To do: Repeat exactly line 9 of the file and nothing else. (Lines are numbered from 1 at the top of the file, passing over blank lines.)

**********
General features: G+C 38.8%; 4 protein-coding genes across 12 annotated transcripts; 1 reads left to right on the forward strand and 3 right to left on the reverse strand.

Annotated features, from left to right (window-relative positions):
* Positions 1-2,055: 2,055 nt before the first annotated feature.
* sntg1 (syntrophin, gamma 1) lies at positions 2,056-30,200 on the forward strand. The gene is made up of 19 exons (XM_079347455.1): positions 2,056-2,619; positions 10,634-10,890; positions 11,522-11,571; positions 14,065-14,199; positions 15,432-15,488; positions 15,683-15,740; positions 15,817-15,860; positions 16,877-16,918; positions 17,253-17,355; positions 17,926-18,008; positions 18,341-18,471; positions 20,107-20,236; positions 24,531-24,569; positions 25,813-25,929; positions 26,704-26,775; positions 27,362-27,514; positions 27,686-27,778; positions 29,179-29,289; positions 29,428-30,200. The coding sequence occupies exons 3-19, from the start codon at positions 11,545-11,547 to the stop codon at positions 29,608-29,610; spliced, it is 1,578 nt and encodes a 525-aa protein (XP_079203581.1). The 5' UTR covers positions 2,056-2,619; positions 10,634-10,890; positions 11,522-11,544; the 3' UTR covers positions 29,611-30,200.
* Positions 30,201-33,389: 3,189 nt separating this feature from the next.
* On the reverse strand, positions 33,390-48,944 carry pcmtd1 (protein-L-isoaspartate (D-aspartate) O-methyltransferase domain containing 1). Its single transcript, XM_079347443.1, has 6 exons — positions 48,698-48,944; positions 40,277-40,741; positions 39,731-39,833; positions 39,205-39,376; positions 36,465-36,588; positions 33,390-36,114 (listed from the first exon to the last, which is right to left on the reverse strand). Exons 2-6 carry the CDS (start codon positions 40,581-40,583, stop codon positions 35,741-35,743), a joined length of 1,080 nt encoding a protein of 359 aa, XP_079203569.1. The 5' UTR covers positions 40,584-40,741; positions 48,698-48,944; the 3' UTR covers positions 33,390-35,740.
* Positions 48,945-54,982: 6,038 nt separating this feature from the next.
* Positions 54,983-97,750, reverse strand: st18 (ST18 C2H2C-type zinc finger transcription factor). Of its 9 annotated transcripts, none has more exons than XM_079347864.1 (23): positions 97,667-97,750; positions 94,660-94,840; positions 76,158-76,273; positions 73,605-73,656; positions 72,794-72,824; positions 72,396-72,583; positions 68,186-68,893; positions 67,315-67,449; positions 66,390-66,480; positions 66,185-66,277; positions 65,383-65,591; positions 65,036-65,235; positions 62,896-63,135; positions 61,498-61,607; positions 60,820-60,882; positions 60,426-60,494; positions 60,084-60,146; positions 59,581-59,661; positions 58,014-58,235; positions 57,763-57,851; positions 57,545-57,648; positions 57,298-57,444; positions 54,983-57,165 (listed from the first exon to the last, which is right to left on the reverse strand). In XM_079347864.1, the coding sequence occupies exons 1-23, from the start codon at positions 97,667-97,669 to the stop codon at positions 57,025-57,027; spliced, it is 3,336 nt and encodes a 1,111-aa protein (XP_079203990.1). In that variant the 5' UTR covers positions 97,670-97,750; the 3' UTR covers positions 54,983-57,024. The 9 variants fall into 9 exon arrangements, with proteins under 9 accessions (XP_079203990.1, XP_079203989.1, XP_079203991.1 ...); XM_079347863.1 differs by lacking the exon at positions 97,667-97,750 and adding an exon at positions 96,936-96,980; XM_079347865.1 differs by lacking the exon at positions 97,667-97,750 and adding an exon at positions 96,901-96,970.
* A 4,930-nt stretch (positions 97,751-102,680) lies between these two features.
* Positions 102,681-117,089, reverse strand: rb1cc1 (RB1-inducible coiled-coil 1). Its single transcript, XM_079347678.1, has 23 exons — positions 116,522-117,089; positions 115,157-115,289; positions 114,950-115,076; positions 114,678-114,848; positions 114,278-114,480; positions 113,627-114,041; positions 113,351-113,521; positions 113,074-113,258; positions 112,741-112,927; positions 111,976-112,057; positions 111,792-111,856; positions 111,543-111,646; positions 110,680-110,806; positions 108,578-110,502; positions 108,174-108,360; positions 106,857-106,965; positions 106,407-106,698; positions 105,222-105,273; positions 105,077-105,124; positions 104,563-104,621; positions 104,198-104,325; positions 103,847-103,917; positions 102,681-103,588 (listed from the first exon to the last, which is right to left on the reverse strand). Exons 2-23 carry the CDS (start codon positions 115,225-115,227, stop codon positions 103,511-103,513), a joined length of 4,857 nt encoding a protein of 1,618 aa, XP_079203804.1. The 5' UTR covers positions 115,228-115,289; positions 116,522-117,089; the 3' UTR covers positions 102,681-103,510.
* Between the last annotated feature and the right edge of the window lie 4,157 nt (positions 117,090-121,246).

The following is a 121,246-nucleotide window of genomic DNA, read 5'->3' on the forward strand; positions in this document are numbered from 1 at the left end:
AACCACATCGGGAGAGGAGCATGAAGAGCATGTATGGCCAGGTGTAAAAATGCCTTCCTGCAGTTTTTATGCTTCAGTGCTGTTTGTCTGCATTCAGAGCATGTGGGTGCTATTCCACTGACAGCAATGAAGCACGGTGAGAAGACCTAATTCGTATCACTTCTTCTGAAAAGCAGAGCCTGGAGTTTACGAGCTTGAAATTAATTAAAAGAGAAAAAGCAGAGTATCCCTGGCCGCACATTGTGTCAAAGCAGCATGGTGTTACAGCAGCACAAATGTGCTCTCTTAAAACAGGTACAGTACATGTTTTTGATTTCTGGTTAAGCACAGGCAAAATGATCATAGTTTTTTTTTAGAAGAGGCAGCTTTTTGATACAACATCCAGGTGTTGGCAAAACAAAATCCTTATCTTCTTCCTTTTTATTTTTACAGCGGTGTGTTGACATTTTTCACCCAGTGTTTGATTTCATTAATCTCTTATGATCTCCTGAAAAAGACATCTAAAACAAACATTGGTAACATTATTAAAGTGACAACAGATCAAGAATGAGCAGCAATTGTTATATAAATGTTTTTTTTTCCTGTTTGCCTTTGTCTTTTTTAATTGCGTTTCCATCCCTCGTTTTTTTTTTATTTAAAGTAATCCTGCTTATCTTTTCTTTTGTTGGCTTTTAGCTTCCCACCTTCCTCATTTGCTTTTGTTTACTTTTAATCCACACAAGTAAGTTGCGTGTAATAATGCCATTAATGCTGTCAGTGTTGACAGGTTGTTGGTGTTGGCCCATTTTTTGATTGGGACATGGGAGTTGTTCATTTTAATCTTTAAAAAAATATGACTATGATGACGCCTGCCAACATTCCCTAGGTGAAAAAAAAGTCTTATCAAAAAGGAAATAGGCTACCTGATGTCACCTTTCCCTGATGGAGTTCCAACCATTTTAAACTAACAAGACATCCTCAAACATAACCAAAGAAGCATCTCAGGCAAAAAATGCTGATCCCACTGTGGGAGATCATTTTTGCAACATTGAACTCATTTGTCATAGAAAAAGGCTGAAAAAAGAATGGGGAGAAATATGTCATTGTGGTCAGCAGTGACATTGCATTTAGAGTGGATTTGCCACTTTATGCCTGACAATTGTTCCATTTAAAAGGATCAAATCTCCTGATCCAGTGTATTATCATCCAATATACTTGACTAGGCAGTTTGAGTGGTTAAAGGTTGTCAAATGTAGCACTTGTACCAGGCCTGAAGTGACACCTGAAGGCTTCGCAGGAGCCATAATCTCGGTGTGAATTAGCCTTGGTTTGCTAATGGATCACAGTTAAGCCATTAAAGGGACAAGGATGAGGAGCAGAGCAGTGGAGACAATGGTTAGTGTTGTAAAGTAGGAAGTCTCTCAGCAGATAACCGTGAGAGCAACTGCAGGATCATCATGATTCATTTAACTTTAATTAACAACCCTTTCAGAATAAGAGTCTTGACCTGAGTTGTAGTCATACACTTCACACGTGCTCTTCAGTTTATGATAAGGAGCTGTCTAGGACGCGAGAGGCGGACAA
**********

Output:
* A 4,930-nt stretch (positions 97,751-102,680) lies between these two features.